I was someone else then, rarely able
to breathe out and disappear. A day
was a job one got up to do. Arranging
tools. Counting picas, and my insane game
of bigger letters meaning fewer words.
Did the pencil wear down first, or the knuckle’s skin?
L’s are for shit, I told the intern. Get us
more W’s or we’ll be here all day.
The decade took forever to pass—
and me as the drag in its drape.
Cutlines. Five lines, then four
under the crash photo
since that’s all
Nearing midnight, I’d been known to drift
among old men fishing the Seine.
Sipping coffee at George Sand’s, hearing notes
bursting right then into existence.
Water clicking against a dock. And the light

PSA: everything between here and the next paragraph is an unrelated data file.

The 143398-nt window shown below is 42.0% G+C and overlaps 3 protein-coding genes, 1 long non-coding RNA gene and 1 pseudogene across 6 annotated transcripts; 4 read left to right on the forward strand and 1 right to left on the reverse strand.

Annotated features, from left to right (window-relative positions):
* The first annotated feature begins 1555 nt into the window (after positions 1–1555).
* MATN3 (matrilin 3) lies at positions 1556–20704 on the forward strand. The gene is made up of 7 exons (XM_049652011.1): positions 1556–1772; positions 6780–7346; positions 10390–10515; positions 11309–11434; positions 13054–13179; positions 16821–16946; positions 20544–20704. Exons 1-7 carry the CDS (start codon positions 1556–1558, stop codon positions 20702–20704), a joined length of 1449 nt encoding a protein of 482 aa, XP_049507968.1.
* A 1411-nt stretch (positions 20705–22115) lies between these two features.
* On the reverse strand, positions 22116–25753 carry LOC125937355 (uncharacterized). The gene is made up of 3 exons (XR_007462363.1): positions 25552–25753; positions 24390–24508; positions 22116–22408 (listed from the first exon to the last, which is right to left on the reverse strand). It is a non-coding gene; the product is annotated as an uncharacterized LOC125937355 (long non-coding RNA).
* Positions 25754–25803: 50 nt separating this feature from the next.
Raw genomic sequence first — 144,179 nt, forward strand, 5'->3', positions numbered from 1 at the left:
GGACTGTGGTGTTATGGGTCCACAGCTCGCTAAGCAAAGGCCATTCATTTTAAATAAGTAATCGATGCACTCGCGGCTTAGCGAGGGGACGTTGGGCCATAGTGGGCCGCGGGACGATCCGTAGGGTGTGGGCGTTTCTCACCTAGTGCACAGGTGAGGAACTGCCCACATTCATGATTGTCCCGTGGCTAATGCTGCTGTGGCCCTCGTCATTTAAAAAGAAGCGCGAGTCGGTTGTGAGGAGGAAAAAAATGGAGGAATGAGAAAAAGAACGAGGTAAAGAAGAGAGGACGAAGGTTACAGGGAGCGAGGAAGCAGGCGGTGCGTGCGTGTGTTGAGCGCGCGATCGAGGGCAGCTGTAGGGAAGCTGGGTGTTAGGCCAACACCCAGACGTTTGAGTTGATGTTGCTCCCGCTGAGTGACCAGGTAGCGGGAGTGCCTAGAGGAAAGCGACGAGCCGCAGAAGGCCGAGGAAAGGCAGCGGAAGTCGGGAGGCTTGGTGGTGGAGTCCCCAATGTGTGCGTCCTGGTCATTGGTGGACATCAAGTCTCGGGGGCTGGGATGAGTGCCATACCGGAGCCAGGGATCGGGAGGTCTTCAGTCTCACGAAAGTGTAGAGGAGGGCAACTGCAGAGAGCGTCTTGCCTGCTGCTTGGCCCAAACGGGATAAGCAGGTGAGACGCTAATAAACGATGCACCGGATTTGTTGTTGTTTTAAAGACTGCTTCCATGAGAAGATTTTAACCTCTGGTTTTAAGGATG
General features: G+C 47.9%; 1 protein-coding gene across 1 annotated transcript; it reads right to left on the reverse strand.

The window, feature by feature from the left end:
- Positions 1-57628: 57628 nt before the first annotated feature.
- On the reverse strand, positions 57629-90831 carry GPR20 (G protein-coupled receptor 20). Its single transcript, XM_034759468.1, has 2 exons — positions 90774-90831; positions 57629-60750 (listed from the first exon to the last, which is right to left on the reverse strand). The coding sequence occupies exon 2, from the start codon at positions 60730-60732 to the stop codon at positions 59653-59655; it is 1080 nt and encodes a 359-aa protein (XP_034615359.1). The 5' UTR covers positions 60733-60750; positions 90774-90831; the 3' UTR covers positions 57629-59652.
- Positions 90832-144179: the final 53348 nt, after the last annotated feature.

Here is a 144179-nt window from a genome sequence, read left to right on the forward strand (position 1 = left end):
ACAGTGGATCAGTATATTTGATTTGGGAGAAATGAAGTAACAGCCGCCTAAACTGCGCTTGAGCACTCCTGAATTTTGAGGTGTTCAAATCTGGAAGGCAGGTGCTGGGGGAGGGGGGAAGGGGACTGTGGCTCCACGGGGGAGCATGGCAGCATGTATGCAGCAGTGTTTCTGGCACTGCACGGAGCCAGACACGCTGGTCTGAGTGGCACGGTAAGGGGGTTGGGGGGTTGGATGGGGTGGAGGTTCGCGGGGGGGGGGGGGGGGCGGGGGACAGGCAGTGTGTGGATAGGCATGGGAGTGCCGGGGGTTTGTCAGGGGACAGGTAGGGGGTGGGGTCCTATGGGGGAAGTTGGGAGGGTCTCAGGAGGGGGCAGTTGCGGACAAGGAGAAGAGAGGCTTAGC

taking an eternity to cross the road
to the newsstand. Night’s
shift. In France, I’d died believing in the smallest moments
of perfection…as I was dying here again
in the same damn way
in this other day.
Nance Van Winckel’s fourth collection of poetry is Beside Ourselves (Miami University Press, 2003). A new collection of poems is forthcoming from University of Washington Press. She has received two NEA Fellowships and has recent poems in APR, Ploughshares, New Letters, and The Massachusetts Review. She has also published three books of short fiction, most recently Curtain Creek Farm (Persea Books, 2000), and is the recipient of a 2005 Christopher Isherwood Fiction Fellowship and the Patterson Fiction Award. New short stories appear in The Georgia Review and Agni. She teaches in the MFA programs at Eastern Washington University and Vermont College.